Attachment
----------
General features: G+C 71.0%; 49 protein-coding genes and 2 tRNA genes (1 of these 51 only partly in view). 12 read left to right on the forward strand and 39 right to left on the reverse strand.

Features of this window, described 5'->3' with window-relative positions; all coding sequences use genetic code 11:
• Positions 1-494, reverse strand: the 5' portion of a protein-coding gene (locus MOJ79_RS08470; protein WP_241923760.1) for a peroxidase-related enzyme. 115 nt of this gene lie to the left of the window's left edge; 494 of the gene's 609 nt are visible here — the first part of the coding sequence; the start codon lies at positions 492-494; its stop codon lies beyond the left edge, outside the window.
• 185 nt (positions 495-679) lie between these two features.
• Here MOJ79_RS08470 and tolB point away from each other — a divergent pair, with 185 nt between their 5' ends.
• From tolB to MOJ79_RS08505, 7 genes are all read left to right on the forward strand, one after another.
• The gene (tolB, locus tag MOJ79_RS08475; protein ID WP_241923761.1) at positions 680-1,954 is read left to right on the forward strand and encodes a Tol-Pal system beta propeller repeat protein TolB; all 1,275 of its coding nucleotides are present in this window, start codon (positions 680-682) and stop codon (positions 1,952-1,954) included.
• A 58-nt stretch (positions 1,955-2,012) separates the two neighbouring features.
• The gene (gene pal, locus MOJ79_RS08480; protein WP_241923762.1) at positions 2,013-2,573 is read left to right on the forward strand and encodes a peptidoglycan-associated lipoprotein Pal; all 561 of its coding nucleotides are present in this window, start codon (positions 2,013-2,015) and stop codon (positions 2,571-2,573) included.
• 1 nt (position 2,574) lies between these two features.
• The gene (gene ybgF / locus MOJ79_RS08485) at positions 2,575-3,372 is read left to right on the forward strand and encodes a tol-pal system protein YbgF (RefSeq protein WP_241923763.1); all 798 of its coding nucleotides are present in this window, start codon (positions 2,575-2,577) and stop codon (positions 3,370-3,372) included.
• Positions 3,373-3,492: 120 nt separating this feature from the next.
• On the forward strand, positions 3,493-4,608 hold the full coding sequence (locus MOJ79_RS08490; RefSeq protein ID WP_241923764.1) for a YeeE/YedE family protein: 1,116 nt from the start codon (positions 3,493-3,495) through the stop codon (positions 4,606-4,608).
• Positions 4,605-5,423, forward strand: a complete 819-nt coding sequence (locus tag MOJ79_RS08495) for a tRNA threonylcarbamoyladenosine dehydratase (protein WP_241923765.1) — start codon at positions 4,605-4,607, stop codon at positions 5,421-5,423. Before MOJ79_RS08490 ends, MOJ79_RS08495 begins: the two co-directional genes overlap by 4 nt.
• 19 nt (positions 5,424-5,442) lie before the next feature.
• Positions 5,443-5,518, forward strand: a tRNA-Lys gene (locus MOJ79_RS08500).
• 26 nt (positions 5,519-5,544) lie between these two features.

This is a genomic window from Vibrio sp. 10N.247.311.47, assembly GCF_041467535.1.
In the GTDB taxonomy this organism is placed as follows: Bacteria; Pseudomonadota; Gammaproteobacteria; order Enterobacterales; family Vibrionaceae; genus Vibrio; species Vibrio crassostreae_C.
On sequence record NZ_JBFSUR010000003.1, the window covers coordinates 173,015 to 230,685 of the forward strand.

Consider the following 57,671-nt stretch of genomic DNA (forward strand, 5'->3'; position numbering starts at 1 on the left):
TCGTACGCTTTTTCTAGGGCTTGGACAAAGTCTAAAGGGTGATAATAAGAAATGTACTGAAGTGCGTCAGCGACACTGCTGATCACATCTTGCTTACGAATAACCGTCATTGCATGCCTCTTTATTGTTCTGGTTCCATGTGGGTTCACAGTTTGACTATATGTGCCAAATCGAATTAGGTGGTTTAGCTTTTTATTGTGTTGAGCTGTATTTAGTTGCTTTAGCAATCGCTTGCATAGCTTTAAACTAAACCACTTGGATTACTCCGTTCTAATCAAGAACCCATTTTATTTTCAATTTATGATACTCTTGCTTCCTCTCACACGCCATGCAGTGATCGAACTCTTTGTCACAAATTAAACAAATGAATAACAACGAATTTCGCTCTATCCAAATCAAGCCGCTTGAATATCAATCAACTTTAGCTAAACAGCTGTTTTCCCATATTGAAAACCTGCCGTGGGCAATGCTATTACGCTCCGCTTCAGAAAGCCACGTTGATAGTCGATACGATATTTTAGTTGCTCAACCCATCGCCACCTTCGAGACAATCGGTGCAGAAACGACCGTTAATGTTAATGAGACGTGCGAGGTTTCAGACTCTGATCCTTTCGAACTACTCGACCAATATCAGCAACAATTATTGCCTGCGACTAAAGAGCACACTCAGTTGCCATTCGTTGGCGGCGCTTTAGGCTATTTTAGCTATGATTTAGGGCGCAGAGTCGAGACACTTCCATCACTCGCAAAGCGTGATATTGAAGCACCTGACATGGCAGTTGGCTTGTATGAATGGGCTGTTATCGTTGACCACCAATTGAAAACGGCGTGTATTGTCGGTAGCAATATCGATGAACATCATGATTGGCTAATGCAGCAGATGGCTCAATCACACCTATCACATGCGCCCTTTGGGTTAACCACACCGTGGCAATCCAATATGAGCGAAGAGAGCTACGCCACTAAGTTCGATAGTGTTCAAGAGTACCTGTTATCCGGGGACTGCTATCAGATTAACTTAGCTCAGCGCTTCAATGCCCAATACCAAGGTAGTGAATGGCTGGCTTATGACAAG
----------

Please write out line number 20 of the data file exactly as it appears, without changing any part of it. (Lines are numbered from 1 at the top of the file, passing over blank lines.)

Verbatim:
On sequence record NZ_JBFSUR010000003.1, the window covers coordinates 173,015 to 230,685 of the forward strand.